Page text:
On Ragnarok, Fenrir will finally break the cord and join the battle against the gods. Tyr's hand, however, will still be gone, and he will be defeated and killed precisely because he cannot fight as effectively left-handed.

Justice is not just a quaint notion for us; once we place it in the mouth of Fenris tyranny, whatever temporary advantage we enjoy will be ... temporary. We cannot purchase our survival with it, because without it, it is not we who survive, but some degraded corruption of ourselves.
--the Last Ditch

We hold this duncery to be self-evident:

On November 5, addressing the crowd of anti-PelosiCare protesters, John Boehner, Republican minority leader in the House, whipped out an object he said was his copy of the Constitution. He began bloviating that he stood with the Founders, who wrote in the Preamble of the Constitution, "We hold these truths to be self-evident, that all men are created equal, endowed by their Creator with certain unalienable rights, that among these are life, liberty, and the pursuit of happiness."

We can't attribute this gaffe to a mere misspeaking on his part. After all, he held up a physical object. Did he not know what he was holding? And he explicitly referred to a "preamble."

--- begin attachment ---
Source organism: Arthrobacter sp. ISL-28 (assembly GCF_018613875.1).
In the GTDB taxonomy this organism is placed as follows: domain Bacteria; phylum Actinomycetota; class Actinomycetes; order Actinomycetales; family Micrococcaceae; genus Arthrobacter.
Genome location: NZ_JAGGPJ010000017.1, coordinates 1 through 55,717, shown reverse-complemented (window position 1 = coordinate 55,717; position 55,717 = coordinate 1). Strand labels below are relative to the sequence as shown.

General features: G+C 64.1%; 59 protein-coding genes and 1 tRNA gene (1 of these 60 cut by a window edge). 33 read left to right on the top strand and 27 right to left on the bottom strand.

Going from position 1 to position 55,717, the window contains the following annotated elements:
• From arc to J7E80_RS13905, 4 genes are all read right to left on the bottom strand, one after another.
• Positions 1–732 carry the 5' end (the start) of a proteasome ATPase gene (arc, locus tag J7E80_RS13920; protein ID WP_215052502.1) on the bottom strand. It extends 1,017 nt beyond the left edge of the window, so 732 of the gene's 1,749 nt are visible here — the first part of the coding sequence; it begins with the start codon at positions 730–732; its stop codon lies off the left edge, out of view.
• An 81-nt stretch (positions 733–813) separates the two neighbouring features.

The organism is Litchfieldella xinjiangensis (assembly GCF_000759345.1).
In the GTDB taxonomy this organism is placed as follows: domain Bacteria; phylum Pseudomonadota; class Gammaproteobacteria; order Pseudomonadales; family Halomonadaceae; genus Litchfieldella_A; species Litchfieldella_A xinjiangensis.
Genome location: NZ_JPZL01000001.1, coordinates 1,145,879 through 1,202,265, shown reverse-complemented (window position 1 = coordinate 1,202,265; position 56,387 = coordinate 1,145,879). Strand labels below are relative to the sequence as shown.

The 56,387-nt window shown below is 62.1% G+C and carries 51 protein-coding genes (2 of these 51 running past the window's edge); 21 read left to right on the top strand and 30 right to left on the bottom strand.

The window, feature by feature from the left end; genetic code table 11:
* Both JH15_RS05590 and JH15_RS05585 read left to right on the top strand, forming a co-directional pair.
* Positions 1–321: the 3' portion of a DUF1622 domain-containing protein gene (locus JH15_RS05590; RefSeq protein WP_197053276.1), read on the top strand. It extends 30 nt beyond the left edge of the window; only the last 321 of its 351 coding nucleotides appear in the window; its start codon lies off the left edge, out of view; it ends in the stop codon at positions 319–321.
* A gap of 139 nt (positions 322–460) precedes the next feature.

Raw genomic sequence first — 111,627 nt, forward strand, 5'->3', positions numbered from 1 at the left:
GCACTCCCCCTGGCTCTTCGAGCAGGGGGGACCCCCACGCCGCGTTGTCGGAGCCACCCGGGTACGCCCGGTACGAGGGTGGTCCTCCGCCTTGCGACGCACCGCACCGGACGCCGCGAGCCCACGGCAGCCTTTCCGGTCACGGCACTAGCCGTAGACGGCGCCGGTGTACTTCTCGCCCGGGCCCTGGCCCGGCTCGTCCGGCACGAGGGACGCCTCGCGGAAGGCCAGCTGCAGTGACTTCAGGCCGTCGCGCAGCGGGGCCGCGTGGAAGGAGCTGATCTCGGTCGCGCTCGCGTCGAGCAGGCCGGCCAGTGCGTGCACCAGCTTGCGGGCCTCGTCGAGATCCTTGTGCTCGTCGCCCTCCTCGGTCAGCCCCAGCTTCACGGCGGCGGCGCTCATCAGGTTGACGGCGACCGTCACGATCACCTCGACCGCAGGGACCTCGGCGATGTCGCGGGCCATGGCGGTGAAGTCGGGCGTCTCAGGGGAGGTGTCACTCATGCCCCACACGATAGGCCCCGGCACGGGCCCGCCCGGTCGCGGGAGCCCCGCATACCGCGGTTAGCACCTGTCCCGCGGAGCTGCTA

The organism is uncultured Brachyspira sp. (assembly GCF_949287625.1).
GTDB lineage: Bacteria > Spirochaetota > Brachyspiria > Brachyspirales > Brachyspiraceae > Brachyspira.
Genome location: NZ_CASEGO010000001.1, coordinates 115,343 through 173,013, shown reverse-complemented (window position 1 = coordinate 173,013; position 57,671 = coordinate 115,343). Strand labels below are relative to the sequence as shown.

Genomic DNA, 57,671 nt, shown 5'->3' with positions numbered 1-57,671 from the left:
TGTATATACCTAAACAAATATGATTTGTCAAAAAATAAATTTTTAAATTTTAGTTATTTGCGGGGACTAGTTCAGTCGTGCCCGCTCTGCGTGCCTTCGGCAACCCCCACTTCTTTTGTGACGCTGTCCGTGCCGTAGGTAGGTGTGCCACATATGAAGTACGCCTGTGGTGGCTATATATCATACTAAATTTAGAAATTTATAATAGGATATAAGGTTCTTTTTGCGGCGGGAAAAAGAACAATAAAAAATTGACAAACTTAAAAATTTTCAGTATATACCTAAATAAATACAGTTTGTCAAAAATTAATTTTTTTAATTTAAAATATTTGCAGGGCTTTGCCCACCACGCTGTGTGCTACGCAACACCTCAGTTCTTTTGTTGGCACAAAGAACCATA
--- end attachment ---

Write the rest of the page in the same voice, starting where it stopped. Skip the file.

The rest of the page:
So I say, Really? Can we really not expect of elected officials, who take an oath to protect the Constitution — an oath Boehner has had to take at least five times — to know the difference between it and the Declaration of Independence? Is it really too much to expect a crowd who say they love the Constitution not to laugh this constitutional illiterate to scorn and run him off the stage?

Further: Because of his position, this guy probably has the largest staff in the Republican caucus. Does he have no one on his staff — not even one functioning mind — who works on his speeches who is capable of recognizing one of these documents from the other? Just how many historically illiterate people helped prepare his comments?